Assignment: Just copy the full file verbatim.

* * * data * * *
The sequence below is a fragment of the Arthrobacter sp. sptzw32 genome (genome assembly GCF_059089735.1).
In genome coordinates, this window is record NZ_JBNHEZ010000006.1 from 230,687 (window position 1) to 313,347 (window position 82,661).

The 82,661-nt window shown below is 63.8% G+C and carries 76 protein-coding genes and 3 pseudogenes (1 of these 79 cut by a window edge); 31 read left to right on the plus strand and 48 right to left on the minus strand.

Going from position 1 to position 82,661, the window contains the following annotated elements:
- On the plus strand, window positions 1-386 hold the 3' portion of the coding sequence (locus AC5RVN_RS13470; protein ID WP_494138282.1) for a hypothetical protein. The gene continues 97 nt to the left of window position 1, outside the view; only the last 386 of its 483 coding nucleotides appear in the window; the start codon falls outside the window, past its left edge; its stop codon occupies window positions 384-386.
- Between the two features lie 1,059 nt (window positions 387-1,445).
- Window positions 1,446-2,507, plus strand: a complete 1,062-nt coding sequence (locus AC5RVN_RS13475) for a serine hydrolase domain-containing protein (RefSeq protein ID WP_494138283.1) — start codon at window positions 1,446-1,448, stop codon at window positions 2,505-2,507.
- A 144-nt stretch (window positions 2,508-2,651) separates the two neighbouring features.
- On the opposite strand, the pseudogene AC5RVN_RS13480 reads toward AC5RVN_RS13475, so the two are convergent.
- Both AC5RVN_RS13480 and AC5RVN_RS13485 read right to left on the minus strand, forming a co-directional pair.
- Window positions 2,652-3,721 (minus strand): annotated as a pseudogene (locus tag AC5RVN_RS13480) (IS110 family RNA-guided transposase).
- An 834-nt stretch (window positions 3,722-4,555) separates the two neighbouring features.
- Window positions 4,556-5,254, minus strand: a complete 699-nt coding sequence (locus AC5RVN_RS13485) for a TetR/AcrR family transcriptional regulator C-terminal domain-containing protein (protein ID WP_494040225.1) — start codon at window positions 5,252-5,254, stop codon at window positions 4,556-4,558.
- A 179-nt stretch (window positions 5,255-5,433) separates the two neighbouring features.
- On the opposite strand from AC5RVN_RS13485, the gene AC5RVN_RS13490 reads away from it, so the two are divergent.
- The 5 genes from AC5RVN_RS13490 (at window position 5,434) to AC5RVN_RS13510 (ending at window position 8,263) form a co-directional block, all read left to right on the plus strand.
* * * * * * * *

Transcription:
The sequence below is a fragment of the Arthrobacter sp. sptzw32 genome (genome assembly GCF_059089735.1).
In genome coordinates, this window is record NZ_JBNHEZ010000006.1 from 230,687 (window position 1) to 313,347 (window position 82,661).

The 82,661-nt window shown below is 63.8% G+C and carries 76 protein-coding genes and 3 pseudogenes (1 of these 79 cut by a window edge); 31 read left to right on the plus strand and 48 right to left on the minus strand.

Going from position 1 to position 82,661, the window contains the following annotated elements:
- On the plus strand, window positions 1-386 hold the 3' portion of the coding sequence (locus AC5RVN_RS13470; protein ID WP_494138282.1) for a hypothetical protein. The gene continues 97 nt to the left of window position 1, outside the view; only the last 386 of its 483 coding nucleotides appear in the window; the start codon falls outside the window, past its left edge; its stop codon occupies window positions 384-386.
- Between the two features lie 1,059 nt (window positions 387-1,445).
- Window positions 1,446-2,507, plus strand: a complete 1,062-nt coding sequence (locus AC5RVN_RS13475) for a serine hydrolase domain-containing protein (RefSeq protein ID WP_494138283.1) — start codon at window positions 1,446-1,448, stop codon at window positions 2,505-2,507.
- A 144-nt stretch (window positions 2,508-2,651) separates the two neighbouring features.
- On the opposite strand, the pseudogene AC5RVN_RS13480 reads toward AC5RVN_RS13475, so the two are convergent.
- Both AC5RVN_RS13480 and AC5RVN_RS13485 read right to left on the minus strand, forming a co-directional pair.
- Window positions 2,652-3,721 (minus strand): annotated as a pseudogene (locus tag AC5RVN_RS13480) (IS110 family RNA-guided transposase).
- An 834-nt stretch (window positions 3,722-4,555) separates the two neighbouring features.
- Window positions 4,556-5,254, minus strand: a complete 699-nt coding sequence (locus AC5RVN_RS13485) for a TetR/AcrR family transcriptional regulator C-terminal domain-containing protein (protein ID WP_494040225.1) — start codon at window positions 5,252-5,254, stop codon at window positions 4,556-4,558.
- A 179-nt stretch (window positions 5,255-5,433) separates the two neighbouring features.
- On the opposite strand from AC5RVN_RS13485, the gene AC5RVN_RS13490 reads away from it, so the two are divergent.
- The 5 genes from AC5RVN_RS13490 (at window position 5,434) to AC5RVN_RS13510 (ending at window position 8,263) form a co-directional block, all read left to right on the plus strand.